What did change? The socialization of our children and their families. Our students, now, have very different social experiences than their friends before them, Those play-dates, going out to eat, shopping, everything that involved social interactions was gone. Our kids don’t know how to act in social settings because they never had a chance to practice acceptable behaviors in public. Yet teachers are expected to teach a given set of standards, with little or no regard for the social/emotional stages of our kids!
Our campus is currently doing a book study over Maslow Before Bloom. I love this book! In the very introduction of this book, Dr. Bryan Pearlman says, “If a student is hungry, exhausted, scared, traumatized, disconnected, lonely, or feeling like a failure, it will be difficult for that student to achieve at their highest capacity. BOOM! This is ALL of our students! Let me share this graphic with you all:
Take a really close look at this. This is the last time our students had a “normal” school year. If this doesn’t stop you in your tracks, I don’t know what will. Personally, this breaks my heart, especially for our students. Humans, by nature, are social creatures and the pandemic took all of that away. And the teachers? They kept on teaching, doing their best to provide a routine and learning for these children. It’s what we do!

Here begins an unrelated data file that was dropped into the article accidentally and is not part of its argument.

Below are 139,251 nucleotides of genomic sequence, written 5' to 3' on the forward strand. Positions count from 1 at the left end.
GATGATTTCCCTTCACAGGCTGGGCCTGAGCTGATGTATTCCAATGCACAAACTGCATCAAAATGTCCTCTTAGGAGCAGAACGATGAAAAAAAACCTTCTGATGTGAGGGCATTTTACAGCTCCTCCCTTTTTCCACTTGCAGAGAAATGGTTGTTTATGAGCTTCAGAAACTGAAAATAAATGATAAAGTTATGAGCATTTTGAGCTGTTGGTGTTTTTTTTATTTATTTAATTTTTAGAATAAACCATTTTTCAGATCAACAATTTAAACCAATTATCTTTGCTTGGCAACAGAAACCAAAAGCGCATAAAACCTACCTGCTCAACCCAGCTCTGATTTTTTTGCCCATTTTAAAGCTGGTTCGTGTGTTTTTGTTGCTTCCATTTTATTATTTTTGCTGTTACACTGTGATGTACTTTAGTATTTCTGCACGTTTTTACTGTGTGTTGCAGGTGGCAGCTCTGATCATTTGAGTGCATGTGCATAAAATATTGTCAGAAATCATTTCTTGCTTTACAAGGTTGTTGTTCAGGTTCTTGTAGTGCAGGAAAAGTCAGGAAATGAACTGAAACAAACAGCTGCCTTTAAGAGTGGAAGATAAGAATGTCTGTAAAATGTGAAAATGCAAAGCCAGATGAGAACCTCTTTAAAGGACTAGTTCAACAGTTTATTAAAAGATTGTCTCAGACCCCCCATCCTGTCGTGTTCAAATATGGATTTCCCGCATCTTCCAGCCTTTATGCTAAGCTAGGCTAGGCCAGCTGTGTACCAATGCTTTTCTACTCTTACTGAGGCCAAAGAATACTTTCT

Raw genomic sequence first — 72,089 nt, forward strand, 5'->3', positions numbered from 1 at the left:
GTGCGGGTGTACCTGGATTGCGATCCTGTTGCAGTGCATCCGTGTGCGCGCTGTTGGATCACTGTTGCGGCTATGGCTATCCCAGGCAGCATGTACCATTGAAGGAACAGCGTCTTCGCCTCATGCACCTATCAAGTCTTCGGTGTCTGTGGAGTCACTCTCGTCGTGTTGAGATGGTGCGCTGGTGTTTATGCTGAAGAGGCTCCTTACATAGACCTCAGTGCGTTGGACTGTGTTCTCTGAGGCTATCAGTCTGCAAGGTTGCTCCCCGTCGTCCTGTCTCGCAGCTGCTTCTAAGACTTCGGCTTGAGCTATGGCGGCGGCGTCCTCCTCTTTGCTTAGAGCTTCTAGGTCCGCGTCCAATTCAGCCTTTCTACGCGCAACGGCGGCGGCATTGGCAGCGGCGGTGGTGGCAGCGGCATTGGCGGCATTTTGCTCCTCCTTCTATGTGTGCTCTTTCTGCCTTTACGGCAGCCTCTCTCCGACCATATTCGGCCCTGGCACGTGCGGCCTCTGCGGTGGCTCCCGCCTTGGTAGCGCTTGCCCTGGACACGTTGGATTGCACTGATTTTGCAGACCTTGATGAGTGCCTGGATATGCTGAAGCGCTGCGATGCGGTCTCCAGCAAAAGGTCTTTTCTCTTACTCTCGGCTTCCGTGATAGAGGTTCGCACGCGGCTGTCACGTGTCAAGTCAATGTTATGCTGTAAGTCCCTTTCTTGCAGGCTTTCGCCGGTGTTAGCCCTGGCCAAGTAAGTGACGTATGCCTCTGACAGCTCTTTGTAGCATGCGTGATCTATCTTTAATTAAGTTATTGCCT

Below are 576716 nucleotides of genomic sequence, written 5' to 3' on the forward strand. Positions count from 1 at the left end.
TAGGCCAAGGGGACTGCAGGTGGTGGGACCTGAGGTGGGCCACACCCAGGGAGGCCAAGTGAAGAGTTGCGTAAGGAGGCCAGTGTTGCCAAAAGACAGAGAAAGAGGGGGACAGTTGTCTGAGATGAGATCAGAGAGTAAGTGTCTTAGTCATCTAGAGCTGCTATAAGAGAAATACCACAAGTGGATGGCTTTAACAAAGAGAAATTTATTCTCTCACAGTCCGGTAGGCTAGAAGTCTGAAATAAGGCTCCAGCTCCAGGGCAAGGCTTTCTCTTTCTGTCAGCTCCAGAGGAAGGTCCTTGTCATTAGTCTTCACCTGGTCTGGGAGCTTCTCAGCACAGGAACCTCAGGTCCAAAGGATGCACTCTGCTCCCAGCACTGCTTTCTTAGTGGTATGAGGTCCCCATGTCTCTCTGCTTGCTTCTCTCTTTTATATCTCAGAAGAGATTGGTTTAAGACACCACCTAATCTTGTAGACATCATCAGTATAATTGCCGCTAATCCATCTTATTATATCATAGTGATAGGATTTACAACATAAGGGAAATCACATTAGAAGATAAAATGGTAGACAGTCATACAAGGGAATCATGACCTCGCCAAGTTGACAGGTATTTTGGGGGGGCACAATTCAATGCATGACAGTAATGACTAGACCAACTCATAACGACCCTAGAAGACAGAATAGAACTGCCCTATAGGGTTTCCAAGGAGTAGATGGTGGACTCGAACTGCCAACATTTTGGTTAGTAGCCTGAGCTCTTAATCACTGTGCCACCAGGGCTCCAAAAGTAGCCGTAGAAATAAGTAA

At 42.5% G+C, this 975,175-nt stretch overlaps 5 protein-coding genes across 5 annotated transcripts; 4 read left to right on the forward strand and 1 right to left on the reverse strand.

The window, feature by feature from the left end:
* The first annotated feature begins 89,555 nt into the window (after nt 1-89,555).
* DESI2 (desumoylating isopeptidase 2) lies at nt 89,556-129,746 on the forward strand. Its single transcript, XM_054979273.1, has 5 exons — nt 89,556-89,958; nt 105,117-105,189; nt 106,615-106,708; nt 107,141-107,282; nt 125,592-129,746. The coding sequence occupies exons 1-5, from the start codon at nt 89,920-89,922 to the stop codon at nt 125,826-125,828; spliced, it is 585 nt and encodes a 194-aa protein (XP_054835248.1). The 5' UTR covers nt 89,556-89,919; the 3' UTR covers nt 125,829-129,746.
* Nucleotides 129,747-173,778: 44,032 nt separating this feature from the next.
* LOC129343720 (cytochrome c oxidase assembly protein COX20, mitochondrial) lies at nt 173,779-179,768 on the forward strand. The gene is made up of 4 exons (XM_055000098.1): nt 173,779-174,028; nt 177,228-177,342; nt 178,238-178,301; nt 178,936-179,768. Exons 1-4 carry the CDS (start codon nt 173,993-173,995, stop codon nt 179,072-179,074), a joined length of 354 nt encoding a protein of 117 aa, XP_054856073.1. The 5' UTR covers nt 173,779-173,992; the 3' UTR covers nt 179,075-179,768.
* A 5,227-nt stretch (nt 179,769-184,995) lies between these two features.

Let’s look at those teachers for a moment. They were already teaching the “assembly line” curriculum from the big box curriculum companies. They already had to teach to learning standards that were not developmentally appropriate for their students. They were already teaching in buildings that had serious structural deficiencies.
Enter Covid. Teachers were tasked with finding a way to deliver instruction to children who couldn’t leave their homes! Read that again: Couldn’t leave their homes. How did teachers, then, meet the needs of these students, when everyone was home-bound. With not much direction at all, the teachers devised a plan (Not the administration, teachers).
This is what happened in my case, anyway.
- Monday: Video chat (Individually)
- Tuesday-Read aloud
- Wednesday- a scavenger hunt. Post your pictures to our class Facebook page
- Thursday-another read-aloud
- Friday-Zoom Sing-Alongs (which were hilarious, by the way) My students were so excited to see their friends and talk to them!
And teach them we did. We also went to their homes. While the student stood in the doorway. We stood on their porches and read them a story. We had families that would ask for an extra check-in, and we’d do it. Was there a directive for us about this method of teaching? No. Teachers found a way to make it happen because we love our kids!